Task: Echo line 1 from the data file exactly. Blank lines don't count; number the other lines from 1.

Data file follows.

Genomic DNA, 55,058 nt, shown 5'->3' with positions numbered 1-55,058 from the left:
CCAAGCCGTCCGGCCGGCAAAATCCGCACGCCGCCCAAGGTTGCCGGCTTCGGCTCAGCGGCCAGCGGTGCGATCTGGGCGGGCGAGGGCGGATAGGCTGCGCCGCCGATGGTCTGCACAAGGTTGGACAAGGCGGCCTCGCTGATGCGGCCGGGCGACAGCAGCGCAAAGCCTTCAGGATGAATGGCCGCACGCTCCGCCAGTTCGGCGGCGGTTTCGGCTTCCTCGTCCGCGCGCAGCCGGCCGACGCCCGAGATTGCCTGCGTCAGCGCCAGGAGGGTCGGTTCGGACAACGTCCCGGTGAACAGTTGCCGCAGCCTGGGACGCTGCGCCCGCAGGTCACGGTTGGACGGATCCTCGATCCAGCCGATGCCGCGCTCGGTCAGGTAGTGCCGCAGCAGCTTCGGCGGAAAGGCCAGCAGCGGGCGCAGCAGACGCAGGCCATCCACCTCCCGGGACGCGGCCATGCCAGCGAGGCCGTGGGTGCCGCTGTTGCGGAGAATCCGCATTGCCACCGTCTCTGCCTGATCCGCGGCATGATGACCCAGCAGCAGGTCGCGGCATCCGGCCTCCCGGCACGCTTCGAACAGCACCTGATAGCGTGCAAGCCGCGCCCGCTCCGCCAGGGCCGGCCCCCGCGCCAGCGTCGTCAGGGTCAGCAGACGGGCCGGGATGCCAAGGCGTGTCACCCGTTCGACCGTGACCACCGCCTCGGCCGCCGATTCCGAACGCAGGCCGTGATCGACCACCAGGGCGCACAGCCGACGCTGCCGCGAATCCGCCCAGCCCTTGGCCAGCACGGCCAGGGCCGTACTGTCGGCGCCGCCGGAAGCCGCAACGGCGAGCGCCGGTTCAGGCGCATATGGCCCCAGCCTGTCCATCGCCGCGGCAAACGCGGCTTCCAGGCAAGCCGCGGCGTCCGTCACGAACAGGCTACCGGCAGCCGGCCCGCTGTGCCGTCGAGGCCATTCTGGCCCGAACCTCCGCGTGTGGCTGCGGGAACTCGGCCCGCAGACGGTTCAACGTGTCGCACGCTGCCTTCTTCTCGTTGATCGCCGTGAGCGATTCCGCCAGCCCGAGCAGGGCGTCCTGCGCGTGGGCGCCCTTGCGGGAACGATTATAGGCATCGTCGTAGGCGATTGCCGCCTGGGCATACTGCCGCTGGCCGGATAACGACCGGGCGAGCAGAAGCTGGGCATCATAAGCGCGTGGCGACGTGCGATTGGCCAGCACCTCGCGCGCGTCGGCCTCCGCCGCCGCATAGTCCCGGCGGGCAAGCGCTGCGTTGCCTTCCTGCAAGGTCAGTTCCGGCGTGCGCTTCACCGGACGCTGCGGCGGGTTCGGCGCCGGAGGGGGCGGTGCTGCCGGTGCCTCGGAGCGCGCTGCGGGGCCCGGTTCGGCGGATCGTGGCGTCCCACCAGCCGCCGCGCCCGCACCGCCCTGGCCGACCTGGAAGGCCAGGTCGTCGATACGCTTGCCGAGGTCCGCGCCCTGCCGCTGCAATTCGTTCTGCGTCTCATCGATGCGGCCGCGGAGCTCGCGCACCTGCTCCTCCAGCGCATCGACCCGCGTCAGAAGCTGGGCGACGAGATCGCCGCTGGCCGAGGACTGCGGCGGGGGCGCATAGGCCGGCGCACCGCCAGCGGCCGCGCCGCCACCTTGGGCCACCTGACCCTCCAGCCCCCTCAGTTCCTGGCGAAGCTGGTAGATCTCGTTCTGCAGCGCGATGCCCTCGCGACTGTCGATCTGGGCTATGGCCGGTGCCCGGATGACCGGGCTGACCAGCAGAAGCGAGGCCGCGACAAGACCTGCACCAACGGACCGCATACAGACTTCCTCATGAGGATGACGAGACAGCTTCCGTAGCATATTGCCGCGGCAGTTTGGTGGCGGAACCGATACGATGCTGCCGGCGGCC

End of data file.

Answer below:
Genomic DNA, 55,058 nt, shown 5'->3' with positions numbered 1-55,058 from the left: